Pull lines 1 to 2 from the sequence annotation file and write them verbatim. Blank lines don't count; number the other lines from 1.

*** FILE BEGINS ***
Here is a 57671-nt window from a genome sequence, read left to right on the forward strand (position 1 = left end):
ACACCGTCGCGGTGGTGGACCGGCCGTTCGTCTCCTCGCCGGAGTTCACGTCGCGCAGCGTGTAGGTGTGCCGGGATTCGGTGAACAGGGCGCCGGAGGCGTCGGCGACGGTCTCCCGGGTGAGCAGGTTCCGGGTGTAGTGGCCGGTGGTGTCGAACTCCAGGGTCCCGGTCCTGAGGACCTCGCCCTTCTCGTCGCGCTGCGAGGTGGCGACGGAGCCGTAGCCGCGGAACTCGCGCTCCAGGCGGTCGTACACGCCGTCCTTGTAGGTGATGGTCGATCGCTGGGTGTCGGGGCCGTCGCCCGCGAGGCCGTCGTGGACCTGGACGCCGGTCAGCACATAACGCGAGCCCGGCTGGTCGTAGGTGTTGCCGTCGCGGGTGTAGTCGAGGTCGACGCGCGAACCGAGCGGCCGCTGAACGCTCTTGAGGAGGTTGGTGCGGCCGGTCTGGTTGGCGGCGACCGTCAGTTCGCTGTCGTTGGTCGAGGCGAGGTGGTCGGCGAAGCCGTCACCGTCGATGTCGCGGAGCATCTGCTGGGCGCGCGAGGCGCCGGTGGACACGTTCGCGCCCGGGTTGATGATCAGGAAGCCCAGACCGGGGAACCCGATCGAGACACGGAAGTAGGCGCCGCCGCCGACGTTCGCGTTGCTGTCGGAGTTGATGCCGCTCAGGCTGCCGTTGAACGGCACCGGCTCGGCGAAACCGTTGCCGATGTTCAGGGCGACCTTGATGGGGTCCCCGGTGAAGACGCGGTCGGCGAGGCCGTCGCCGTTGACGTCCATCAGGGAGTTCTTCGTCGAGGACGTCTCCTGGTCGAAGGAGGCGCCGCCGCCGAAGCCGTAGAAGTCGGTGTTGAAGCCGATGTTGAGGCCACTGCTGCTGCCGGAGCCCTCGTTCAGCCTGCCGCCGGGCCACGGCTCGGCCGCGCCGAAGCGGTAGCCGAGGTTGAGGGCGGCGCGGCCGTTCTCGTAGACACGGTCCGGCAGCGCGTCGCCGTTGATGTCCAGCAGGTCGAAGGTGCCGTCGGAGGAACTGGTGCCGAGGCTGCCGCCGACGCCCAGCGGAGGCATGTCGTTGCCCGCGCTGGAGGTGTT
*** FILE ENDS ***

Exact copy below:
Here is a 57671-nt window from a genome sequence, read left to right on the forward strand (position 1 = left end):
ACACCGTCGCGGTGGTGGACCGGCCGTTCGTCTCCTCGCCGGAGTTCACGTCGCGCAGCGTGTAGGTGTGCCGGGATTCGGTGAACAGGGCGCCGGAGGCGTCGGCGACGGTCTCCCGGGTGAGCAGGTTCCGGGTGTAGTGGCCGGTGGTGTCGAACTCCAGGGTCCCGGTCCTGAGGACCTCGCCCTTCTCGTCGCGCTGCGAGGTGGCGACGGAGCCGTAGCCGCGGAACTCGCGCTCCAGGCGGTCGTACACGCCGTCCTTGTAGGTGATGGTCGATCGCTGGGTGTCGGGGCCGTCGCCCGCGAGGCCGTCGTGGACCTGGACGCCGGTCAGCACATAACGCGAGCCCGGCTGGTCGTAGGTGTTGCCGTCGCGGGTGTAGTCGAGGTCGACGCGCGAACCGAGCGGCCGCTGAACGCTCTTGAGGAGGTTGGTGCGGCCGGTCTGGTTGGCGGCGACCGTCAGTTCGCTGTCGTTGGTCGAGGCGAGGTGGTCGGCGAAGCCGTCACCGTCGATGTCGCGGAGCATCTGCTGGGCGCGCGAGGCGCCGGTGGACACGTTCGCGCCCGGGTTGATGATCAGGAAGCCCAGACCGGGGAACCCGATCGAGACACGGAAGTAGGCGCCGCCGCCGACGTTCGCGTTGCTGTCGGAGTTGATGCCGCTCAGGCTGCCGTTGAACGGCACCGGCTCGGCGAAACCGTTGCCGATGTTCAGGGCGACCTTGATGGGGTCCCCGGTGAAGACGCGGTCGGCGAGGCCGTCGCCGTTGACGTCCATCAGGGAGTTCTTCGTCGAGGACGTCTCCTGGTCGAAGGAGGCGCCGCCGCCGAAGCCGTAGAAGTCGGTGTTGAAGCCGATGTTGAGGCCACTGCTGCTGCCGGAGCCCTCGTTCAGCCTGCCGCCGGGCCACGGCTCGGCCGCGCCGAAGCGGTAGCCGAGGTTGAGGGCGGCGCGGCCGTTCTCGTAGACACGGTCCGGCAGCGCGTCGCCGTTGATGTCCAGCAGGTCGAAGGTGCCGTCGGAGGAACTGGTGCCGAGGCTGCCGCCGACGCCCAGCGGAGGCATGTCGTTGCCCGCGCTGGAGGTGTT